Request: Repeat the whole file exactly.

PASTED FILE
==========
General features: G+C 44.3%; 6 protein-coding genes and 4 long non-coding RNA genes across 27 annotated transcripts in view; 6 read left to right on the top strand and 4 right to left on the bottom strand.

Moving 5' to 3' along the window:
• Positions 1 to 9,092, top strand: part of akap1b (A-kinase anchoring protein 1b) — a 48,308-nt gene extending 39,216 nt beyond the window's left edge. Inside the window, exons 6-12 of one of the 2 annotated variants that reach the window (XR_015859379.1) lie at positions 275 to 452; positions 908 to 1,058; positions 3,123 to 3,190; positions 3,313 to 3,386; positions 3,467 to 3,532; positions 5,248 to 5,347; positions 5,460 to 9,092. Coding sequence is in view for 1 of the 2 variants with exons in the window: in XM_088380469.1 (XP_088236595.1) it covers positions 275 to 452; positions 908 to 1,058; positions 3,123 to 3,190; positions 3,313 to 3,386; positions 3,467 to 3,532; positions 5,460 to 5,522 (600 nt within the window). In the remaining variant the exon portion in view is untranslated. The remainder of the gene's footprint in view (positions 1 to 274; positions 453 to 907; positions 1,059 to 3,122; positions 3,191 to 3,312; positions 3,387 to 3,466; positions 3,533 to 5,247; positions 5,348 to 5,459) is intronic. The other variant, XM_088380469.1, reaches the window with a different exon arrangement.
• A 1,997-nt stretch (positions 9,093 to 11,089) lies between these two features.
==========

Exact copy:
General features: G+C 44.3%; 6 protein-coding genes and 4 long non-coding RNA genes across 27 annotated transcripts in view; 6 read left to right on the top strand and 4 right to left on the bottom strand.

Moving 5' to 3' along the window:
• Positions 1 to 9,092, top strand: part of akap1b (A-kinase anchoring protein 1b) — a 48,308-nt gene extending 39,216 nt beyond the window's left edge. Inside the window, exons 6-12 of one of the 2 annotated variants that reach the window (XR_015859379.1) lie at positions 275 to 452; positions 908 to 1,058; positions 3,123 to 3,190; positions 3,313 to 3,386; positions 3,467 to 3,532; positions 5,248 to 5,347; positions 5,460 to 9,092. Coding sequence is in view for 1 of the 2 variants with exons in the window: in XM_088380469.1 (XP_088236595.1) it covers positions 275 to 452; positions 908 to 1,058; positions 3,123 to 3,190; positions 3,313 to 3,386; positions 3,467 to 3,532; positions 5,460 to 5,522 (600 nt within the window). In the remaining variant the exon portion in view is untranslated. The remainder of the gene's footprint in view (positions 1 to 274; positions 453 to 907; positions 1,059 to 3,122; positions 3,191 to 3,312; positions 3,387 to 3,466; positions 3,533 to 5,247; positions 5,348 to 5,459) is intronic. The other variant, XM_088380469.1, reaches the window with a different exon arrangement.
• A 1,997-nt stretch (positions 9,093 to 11,089) lies between these two features.